A second approach is to make commercial offerings where from the beginning a fixed part of the revenue is earmarked for advancing the good cause of Free Software. This may increase your sales as well as benefiting the cause if many of your potential customers have sympathies for the Free Software movement.
Alternatively, and in addition you can make pro-bono contributions where you use a part of your profits to advance Free Software projects which you consider important. This option is generally only available to companies which are very profitable; all other companies need to consider very carefully what investments will allow them to reap a good ROI.
The benefit from Free Software R&D can come in different forms. If you sell products or services that are directly related to Free Software that you have developed, you can benefit in two ways. On one hand the Free Software is used in creating the customer benefit that the customer ultimately pays for, and on the other way, pointing out that part of the revenue is earmarked for recovering research and development costs of the program will make potential customers more inclined to buy from you than from a competitor who is just using the software without having invested into developing it.
You can also benefit from contributions to the Free Software community that enhance your reputation in the community, this is explained in the section "Difficulties with Business Alliances" below.
Generally speaking, the best ROI can be expected from those research and development projects which have good synergies with your commercial offerings and which in addition give you a good reputation in the Free Software community. Big companies which benefit significantly from having a lot of good Free Software available need to keep in mind that they will only be able to build a good reputation in the Free Software community through making big contributions; this will be expected of them.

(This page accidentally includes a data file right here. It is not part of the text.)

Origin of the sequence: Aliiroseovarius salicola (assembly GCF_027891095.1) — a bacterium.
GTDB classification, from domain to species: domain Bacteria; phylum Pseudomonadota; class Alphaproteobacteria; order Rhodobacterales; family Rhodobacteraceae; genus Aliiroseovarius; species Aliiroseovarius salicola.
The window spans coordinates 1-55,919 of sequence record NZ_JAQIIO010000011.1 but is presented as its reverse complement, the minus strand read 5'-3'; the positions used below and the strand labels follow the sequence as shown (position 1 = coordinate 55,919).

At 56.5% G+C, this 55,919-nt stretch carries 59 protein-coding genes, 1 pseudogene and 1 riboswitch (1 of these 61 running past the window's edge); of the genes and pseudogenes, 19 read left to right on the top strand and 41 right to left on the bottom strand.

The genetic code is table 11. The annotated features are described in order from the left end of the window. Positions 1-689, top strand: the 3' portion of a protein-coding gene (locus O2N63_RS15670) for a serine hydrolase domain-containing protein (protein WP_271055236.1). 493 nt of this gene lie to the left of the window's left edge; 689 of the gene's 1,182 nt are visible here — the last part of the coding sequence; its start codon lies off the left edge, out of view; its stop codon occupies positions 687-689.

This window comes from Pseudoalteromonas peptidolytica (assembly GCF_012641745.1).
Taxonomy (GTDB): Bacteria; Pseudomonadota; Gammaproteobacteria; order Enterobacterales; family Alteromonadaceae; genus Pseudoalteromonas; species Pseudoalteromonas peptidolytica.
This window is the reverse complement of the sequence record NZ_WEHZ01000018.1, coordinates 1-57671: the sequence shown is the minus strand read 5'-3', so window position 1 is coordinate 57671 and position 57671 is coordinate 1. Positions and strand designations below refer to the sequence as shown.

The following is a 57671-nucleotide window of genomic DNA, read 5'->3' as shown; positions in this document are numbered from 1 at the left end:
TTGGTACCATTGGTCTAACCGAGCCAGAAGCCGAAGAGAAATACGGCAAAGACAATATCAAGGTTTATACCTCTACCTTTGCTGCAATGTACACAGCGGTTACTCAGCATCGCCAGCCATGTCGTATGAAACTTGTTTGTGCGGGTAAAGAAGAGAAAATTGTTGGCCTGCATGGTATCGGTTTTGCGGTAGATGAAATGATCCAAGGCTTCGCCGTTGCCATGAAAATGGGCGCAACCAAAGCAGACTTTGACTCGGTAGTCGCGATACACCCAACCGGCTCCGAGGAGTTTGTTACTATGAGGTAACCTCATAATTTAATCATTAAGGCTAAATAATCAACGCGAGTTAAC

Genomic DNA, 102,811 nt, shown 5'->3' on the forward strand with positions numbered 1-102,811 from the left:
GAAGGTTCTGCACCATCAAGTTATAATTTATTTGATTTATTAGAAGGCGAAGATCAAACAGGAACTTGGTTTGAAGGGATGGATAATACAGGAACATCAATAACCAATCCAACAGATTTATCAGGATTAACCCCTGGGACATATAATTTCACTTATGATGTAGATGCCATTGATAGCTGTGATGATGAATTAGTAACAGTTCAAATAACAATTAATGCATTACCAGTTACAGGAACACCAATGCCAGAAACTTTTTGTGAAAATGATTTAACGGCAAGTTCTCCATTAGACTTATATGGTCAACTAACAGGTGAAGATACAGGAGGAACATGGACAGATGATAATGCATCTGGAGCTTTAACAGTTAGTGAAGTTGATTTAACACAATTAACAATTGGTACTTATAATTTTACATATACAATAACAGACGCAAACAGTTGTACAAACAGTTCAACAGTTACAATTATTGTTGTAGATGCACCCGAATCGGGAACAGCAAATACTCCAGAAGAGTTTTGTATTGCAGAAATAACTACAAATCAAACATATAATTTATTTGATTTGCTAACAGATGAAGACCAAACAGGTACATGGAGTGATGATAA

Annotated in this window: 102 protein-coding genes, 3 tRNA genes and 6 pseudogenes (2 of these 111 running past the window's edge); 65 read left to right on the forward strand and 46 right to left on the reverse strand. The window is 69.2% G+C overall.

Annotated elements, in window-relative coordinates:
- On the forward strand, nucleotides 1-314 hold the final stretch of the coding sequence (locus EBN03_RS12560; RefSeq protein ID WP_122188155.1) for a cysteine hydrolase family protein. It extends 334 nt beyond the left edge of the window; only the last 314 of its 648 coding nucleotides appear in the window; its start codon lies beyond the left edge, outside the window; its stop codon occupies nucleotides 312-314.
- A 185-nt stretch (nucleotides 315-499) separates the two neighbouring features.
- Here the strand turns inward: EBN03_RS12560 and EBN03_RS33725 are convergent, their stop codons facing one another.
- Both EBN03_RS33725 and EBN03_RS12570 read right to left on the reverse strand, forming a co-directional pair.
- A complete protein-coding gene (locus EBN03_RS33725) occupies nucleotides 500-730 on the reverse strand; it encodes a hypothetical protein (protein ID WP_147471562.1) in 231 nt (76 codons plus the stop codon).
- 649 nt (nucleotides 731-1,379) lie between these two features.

At the time of the industrial revolution, starting a successful business usually required a huge amount of capital, and in some areas of business, having a lot of capital is still a key factor. For an industrial company, it is typical to raise capital and use it to buy other companies when the capabilities of those companies turn out to be of great strategic importance.
For Free Software Businesses, it is (or at least should be) impossible to raise the kind of capital that this strategy requires, because there are no "hard assets" that would give the investor real value in exchange for the investment. In addition, acquisitions of companies that create value primarily through intellectual work usually don't work out in practice: The acquiring company tries to install a different corporate culture or at least a different strategic purpose, thereby causing key people to leave; this process destroys much of the value of the acquired company.
In addition there are serious problems with acquisitions of companies in far-away countries with a very different culture. It is quite possible to have control of the majority of the shares of a company without getting much real influence on the real-world actions of the company which should in theory act according to what the majority shareholder says. So the acquiring company may have expended a lot of capital without getting the desired strategic benefit.